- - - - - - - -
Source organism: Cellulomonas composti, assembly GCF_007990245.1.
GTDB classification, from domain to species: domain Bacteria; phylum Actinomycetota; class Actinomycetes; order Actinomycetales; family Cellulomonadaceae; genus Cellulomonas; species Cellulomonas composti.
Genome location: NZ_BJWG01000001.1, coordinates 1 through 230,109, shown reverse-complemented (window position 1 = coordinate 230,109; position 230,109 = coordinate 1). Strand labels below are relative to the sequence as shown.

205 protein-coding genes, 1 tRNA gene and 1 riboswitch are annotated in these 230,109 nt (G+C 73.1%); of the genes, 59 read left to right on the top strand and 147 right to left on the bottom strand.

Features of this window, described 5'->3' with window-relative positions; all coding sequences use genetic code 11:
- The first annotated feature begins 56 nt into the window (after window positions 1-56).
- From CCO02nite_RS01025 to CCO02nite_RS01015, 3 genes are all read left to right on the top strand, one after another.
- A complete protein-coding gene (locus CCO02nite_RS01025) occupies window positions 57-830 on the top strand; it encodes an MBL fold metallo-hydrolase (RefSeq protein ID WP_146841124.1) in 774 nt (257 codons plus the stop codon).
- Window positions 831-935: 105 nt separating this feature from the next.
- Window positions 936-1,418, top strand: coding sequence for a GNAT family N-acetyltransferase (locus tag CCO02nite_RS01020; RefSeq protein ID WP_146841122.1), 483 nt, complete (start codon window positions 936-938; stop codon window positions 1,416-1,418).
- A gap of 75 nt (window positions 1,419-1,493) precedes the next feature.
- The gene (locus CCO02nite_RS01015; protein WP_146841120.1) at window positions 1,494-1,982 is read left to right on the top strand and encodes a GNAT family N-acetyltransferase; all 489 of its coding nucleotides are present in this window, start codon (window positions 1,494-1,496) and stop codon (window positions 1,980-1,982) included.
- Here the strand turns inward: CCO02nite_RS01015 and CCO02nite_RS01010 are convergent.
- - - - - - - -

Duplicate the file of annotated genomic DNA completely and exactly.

Source organism: Cellulomonas composti, assembly GCF_007990245.1.
GTDB classification, from domain to species: domain Bacteria; phylum Actinomycetota; class Actinomycetes; order Actinomycetales; family Cellulomonadaceae; genus Cellulomonas; species Cellulomonas composti.
Genome location: NZ_BJWG01000001.1, coordinates 1 through 230,109, shown reverse-complemented (window position 1 = coordinate 230,109; position 230,109 = coordinate 1). Strand labels below are relative to the sequence as shown.

205 protein-coding genes, 1 tRNA gene and 1 riboswitch are annotated in these 230,109 nt (G+C 73.1%); of the genes, 59 read left to right on the top strand and 147 right to left on the bottom strand.

Features of this window, described 5'->3' with window-relative positions; all coding sequences use genetic code 11:
- The first annotated feature begins 56 nt into the window (after window positions 1-56).
- From CCO02nite_RS01025 to CCO02nite_RS01015, 3 genes are all read left to right on the top strand, one after another.
- A complete protein-coding gene (locus CCO02nite_RS01025) occupies window positions 57-830 on the top strand; it encodes an MBL fold metallo-hydrolase (RefSeq protein ID WP_146841124.1) in 774 nt (257 codons plus the stop codon).
- Window positions 831-935: 105 nt separating this feature from the next.
- Window positions 936-1,418, top strand: coding sequence for a GNAT family N-acetyltransferase (locus tag CCO02nite_RS01020; RefSeq protein ID WP_146841122.1), 483 nt, complete (start codon window positions 936-938; stop codon window positions 1,416-1,418).
- A gap of 75 nt (window positions 1,419-1,493) precedes the next feature.
- The gene (locus CCO02nite_RS01015; protein WP_146841120.1) at window positions 1,494-1,982 is read left to right on the top strand and encodes a GNAT family N-acetyltransferase; all 489 of its coding nucleotides are present in this window, start codon (window positions 1,494-1,496) and stop codon (window positions 1,980-1,982) included.
- Here the strand turns inward: CCO02nite_RS01015 and CCO02nite_RS01010 are convergent.